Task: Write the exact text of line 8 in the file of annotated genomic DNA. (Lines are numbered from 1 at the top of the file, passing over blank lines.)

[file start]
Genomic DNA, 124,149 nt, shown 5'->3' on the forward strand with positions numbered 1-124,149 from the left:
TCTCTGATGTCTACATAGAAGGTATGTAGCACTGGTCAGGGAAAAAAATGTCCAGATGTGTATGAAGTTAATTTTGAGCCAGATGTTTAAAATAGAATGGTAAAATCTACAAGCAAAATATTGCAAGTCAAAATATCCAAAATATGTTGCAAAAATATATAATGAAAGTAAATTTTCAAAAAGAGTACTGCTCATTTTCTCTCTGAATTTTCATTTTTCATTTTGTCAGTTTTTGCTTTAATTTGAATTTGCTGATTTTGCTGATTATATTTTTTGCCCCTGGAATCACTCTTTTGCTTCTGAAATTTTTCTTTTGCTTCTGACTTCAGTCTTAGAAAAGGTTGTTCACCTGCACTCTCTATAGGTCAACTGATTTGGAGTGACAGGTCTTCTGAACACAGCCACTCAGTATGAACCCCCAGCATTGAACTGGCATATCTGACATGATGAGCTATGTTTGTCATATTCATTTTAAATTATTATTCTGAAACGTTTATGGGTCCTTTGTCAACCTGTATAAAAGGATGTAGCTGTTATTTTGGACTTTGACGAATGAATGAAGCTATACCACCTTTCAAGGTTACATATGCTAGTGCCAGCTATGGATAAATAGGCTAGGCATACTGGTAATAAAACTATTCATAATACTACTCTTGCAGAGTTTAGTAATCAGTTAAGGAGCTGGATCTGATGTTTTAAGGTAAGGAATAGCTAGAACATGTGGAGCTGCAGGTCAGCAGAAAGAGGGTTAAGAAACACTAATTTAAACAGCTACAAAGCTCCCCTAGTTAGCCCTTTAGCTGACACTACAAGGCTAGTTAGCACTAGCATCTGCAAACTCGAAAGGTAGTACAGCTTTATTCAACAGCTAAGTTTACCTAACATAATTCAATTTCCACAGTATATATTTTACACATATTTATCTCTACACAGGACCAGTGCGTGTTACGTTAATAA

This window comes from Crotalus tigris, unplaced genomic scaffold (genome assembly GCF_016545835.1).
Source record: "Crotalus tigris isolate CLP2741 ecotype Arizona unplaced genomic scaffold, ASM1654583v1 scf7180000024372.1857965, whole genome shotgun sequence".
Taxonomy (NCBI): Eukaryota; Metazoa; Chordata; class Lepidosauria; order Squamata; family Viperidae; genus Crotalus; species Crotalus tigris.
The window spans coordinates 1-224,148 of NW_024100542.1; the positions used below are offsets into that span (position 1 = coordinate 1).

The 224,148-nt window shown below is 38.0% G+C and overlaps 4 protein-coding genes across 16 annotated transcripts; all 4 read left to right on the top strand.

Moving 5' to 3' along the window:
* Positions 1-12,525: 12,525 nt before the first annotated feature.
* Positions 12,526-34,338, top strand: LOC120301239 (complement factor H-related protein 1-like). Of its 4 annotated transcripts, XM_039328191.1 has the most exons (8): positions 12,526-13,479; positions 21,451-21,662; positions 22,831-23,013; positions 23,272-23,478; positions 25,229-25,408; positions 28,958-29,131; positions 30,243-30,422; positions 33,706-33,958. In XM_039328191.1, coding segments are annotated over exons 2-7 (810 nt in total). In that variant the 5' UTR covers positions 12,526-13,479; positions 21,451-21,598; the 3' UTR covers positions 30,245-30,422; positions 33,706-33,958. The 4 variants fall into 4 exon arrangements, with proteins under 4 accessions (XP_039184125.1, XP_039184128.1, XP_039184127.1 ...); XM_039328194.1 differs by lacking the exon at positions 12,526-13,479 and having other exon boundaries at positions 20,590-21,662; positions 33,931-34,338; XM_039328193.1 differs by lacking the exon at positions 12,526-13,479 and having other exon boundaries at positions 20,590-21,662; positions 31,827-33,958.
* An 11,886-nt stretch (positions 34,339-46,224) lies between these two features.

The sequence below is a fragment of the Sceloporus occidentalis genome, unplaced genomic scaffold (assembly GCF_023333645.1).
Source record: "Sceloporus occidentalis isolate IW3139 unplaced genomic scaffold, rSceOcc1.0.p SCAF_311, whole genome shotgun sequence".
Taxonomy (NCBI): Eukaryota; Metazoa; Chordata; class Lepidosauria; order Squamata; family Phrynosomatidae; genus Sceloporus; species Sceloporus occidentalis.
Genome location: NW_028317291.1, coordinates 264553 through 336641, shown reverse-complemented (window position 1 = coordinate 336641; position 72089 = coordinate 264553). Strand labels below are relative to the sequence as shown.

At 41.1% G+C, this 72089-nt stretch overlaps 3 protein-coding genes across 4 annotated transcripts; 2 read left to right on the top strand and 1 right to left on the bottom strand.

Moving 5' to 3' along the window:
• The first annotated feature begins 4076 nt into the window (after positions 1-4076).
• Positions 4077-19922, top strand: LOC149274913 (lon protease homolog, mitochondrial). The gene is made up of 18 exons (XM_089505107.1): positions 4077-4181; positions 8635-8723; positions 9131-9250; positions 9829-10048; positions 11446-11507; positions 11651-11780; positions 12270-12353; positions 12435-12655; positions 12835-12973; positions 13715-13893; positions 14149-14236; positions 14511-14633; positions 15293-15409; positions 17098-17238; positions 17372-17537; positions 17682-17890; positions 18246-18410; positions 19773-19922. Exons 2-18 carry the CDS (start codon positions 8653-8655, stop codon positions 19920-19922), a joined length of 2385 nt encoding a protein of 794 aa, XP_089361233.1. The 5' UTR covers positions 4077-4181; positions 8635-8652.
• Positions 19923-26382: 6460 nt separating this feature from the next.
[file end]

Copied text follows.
Moving 5' to 3' along the window: